Former Seattle police chief Norm Stamper was once on Bill O'Reilly's show and the blustering Fox TV host took exception to something Stamper said. "You're livin' in fairy land!" he boomed. He was close, as Stamper, an Orcas Island resident, does indeed live in ferry land.
As do many of us on the Salish Sea. I ride ferries pretty regularly, and have all my life. Summer is the silly season, ferry-wise. The sun makes Seattle drivers nuts.
On those rare days when the strange golden orb appears in the sky, we leap into our vehicles and head for the the shore. I hate driving the early days of summer because everyone is so active, the mobility tinged with desperation. This may be the only good weekend of the summer, so step on it!
Driving down to the ferry dock on the first sunny Saturday this June, I dodged a driver on Madison who persisted in texting from Pill Hill to Colman Dock, slowing for green lights, and Tweeting merrily. On the other end of the spectrum, I encountered a mad taxi driver taking his terrified charges on a downhill run to make the Bainbridge ferry on a Mister Toad-style wild ride. Lucky there are bathrooms on the ferry so they could change into clean underwear.
Together these two combine to make up the typical toxic mix of Seattle driving: half of the drivers are too aggressive, the rest are clueless. It's old Ballard meets the L.A. Freeway. Hint for Washington State Department of Transportaion: No amount of freeway building is going to fix that madness. Instead of new highways, as I've argued before, let's enroll people in remedial driver's ed.
Tourists on the ferry are fun to watch. Their wonder at what we take for granted, like Mount Rainier doing its floating cream-puff thing, is good to see, because it reminds us that we live in a pretty incredible place. But the ferry system has taken some of the fun out of watching the newbies. The ferries don't blast their horns when they leave the dock or arrive anymore (only rarely). For years, it was high entertainment to watch strangers leap out of their bloomers when the horn sounded.
Now ferry passengers are greeted with recordings by local "celebrities," from the soothing voice of KIRO-TV anchor Steve Raible to the familiar boom of the Mariners' Dave Niehaus. Why aren't right-wing websites all over the fact that Gov. Chris Gregoire slips a recorded message into the ferry patter (or maybe they are and I just don't read them)? Why is the governor taking time to tell us to enjoy the ride? Do we really need lessons on how to ride on a big boat?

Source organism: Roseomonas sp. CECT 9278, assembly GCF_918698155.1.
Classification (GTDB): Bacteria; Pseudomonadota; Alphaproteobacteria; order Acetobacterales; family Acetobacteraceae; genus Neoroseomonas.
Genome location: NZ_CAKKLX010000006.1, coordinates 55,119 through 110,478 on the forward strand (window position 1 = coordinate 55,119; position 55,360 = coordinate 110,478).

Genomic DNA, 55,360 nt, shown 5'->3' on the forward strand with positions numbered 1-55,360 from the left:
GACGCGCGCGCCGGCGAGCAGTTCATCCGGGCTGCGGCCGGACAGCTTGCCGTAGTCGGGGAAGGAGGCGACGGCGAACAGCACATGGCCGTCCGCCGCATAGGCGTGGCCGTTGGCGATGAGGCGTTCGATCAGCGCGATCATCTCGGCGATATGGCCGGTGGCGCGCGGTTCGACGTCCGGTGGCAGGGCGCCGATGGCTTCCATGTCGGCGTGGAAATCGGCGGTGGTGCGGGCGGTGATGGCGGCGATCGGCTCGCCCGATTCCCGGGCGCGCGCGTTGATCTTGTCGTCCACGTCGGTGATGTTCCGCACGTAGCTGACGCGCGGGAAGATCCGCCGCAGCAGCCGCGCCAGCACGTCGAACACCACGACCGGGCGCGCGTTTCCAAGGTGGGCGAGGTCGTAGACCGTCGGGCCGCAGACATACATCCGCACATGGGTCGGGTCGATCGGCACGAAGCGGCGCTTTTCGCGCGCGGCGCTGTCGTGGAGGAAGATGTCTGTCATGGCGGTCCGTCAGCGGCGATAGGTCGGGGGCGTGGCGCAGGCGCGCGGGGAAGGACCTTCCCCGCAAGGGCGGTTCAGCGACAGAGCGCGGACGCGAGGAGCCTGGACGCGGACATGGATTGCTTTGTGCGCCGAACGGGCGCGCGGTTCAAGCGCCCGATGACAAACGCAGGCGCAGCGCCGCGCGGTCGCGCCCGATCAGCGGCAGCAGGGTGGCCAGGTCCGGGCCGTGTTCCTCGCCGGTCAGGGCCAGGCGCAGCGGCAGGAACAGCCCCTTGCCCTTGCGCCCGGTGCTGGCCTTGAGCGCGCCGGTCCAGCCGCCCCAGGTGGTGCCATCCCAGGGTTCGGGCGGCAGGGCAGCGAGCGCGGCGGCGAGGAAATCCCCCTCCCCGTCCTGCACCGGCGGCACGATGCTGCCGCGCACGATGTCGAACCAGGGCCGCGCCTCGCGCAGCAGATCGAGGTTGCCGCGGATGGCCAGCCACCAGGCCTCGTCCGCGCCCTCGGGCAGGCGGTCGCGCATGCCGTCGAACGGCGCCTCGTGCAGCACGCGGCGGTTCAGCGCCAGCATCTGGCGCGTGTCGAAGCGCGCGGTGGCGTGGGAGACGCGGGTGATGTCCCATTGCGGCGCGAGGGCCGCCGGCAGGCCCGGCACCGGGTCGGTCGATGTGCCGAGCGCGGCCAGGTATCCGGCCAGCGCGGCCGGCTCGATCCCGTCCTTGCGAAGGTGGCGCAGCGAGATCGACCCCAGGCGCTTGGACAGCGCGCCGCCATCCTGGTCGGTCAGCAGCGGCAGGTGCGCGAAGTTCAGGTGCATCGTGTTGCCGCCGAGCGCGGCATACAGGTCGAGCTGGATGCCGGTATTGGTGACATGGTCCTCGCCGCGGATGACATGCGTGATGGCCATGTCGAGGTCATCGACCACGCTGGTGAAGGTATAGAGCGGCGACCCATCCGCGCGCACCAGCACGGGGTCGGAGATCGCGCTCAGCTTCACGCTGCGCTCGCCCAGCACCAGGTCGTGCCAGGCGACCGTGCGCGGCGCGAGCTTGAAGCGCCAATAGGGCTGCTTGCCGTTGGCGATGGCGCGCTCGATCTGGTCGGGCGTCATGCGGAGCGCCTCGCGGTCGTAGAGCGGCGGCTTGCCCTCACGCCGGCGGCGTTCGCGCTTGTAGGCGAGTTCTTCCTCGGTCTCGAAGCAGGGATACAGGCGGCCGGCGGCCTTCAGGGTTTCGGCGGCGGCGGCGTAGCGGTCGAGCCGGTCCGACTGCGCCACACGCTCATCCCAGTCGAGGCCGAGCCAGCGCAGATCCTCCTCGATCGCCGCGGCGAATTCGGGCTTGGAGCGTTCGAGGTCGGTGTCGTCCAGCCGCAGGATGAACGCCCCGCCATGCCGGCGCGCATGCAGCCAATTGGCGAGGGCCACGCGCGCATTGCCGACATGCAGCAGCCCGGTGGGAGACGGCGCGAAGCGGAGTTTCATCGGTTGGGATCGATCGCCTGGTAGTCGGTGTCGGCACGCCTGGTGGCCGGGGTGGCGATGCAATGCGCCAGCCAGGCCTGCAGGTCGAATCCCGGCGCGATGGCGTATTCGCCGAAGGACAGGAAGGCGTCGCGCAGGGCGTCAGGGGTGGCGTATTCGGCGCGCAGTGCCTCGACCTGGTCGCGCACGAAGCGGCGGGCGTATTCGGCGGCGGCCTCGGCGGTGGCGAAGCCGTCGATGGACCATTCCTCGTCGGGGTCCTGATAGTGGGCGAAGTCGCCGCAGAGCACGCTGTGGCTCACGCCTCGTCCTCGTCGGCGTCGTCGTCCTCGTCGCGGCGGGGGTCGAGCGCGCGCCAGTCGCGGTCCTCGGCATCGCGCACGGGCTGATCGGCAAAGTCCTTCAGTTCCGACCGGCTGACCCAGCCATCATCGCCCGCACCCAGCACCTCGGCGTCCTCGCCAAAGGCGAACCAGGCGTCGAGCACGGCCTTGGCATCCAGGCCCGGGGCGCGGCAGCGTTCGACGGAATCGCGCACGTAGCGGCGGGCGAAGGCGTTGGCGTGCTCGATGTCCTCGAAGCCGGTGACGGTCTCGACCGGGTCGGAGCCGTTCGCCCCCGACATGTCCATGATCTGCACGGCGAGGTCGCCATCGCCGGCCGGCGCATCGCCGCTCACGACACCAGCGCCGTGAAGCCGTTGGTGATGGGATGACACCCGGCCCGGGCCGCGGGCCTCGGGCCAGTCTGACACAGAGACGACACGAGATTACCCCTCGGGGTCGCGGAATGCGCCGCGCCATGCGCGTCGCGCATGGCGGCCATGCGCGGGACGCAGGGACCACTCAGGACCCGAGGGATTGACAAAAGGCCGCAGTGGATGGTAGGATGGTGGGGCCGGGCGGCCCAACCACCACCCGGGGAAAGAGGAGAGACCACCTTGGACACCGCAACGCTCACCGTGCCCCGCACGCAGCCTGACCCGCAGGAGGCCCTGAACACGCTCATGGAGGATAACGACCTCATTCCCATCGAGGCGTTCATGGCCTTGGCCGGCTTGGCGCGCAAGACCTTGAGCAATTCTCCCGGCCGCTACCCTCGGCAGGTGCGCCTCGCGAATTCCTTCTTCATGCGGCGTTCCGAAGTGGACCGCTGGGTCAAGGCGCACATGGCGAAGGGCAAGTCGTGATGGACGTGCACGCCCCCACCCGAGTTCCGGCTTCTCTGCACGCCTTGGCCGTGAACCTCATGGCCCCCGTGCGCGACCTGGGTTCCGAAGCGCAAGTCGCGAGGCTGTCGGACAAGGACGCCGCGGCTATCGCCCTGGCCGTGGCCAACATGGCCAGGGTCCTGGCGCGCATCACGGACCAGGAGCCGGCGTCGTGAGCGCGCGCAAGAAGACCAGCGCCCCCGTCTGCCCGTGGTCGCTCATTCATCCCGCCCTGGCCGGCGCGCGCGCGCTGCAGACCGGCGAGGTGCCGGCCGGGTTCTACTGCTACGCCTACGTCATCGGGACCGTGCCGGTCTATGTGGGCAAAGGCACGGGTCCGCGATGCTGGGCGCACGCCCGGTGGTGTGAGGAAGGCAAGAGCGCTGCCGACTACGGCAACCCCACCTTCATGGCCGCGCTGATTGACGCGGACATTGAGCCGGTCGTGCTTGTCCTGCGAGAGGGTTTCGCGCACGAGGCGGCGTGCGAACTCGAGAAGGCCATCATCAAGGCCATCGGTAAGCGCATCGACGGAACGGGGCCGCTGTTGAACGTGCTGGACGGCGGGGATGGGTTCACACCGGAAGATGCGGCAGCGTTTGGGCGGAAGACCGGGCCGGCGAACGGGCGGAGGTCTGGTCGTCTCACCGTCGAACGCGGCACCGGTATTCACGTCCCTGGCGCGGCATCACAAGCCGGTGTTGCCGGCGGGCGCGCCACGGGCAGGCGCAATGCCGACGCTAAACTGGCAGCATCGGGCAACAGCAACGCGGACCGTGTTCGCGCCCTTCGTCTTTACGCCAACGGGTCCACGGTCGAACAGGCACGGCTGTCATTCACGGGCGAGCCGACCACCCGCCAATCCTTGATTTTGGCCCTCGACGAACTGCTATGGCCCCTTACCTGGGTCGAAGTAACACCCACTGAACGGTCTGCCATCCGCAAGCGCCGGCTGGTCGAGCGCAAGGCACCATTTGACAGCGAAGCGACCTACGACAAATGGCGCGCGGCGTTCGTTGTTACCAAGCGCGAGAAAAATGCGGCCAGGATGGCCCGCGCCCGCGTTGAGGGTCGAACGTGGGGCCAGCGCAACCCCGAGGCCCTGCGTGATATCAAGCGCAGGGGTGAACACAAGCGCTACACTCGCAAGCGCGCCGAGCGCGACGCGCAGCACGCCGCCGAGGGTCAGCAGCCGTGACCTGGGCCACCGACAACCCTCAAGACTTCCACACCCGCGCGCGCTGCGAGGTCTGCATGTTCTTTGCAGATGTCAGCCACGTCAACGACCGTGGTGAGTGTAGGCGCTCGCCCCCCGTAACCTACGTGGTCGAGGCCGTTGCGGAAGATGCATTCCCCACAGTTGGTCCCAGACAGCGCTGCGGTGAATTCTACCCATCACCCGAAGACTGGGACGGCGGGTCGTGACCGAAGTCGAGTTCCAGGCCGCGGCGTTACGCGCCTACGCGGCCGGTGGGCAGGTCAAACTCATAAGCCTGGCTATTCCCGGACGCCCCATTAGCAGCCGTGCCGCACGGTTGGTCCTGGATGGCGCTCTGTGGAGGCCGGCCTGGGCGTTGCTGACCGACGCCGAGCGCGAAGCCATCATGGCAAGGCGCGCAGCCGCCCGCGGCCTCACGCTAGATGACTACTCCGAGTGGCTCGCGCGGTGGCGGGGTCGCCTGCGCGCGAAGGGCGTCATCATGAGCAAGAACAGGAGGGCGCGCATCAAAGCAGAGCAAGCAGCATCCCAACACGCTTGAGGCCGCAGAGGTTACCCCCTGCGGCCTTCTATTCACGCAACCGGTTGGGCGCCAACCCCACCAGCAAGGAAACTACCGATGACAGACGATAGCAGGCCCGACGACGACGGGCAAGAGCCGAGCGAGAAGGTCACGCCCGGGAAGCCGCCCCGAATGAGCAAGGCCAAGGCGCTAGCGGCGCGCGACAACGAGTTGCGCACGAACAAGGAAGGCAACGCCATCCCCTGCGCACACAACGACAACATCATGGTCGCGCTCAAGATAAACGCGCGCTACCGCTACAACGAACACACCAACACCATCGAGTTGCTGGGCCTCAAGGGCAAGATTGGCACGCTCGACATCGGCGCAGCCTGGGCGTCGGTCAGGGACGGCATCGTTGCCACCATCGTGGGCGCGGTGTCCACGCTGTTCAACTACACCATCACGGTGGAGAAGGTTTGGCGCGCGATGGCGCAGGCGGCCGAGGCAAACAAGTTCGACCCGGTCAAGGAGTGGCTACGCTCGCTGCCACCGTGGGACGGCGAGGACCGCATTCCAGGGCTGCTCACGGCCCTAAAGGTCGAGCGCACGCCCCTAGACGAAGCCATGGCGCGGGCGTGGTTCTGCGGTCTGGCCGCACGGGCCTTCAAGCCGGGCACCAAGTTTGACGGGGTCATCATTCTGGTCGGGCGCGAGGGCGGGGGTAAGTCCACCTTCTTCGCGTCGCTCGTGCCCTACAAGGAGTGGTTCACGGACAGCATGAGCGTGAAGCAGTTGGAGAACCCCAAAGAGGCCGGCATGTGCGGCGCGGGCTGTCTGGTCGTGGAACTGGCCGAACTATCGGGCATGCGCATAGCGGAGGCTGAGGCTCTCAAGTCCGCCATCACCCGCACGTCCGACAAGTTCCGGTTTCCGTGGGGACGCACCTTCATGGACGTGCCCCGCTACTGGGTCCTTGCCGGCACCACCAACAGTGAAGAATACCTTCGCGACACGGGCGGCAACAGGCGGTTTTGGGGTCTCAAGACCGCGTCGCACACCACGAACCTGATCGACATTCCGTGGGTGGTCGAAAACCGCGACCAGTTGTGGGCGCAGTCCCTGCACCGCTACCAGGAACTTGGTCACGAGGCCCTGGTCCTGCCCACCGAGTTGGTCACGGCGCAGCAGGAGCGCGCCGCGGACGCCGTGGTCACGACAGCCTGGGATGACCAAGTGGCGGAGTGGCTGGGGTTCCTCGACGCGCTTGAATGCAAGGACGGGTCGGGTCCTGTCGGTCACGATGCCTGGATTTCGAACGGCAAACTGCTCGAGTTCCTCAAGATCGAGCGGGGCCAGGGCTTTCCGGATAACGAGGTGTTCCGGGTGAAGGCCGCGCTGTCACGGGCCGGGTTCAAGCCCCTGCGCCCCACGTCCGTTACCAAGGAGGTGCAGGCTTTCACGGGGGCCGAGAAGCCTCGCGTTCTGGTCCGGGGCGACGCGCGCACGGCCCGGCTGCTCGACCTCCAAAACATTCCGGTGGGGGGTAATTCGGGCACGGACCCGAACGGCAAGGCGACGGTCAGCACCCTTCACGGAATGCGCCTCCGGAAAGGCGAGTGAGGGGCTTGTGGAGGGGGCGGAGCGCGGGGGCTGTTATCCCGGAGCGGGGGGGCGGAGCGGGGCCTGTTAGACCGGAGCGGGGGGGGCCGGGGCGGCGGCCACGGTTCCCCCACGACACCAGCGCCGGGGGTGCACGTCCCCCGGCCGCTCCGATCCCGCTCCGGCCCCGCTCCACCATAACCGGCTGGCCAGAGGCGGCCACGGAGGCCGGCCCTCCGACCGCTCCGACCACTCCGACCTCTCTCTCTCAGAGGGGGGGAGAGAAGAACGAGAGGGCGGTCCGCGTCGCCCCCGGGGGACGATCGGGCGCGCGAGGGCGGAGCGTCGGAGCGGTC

The Gregoire voice cameo smacks of the way Greg Nickles used to insert his name or face into everything, kinda like North Korea's Kim Jong Il. Maybe it's because Republicans think that ferry riders will blame her for poor service. In that case, it seems more appropriate to have Tim Eyman explain why you need to pay attention to where the life vests are kept on the rust-bucket you're riding. The sinking ship of state could be more than a metaphor some day.
Since Seattle doesn't have many celebrities you want to hear from, some of the voice picks are odd. Like gardener Ciscoe Morris who has an accent from Mars. He's credible when telling us about things like edible chicken coops and such, but why is he telling us about ferry safety? Perhaps you can make a good mulch in your life raft.
And speaking of safety, the homeland security stuff with all the dogs sniffing cars in the ferry lines and escort vessels with guys manning machine guns: I just can't see it. The bigger threats are fog, nutty show-off captains, brake or steering failures, computer glitches, or some dope smoking on the car deck while leaning on a propane tank. It wasn't Al Qaeda that put a ferry on Elwha Rock.
Like what you just read? Support high quality local journalism. Become a member of Crosscut today!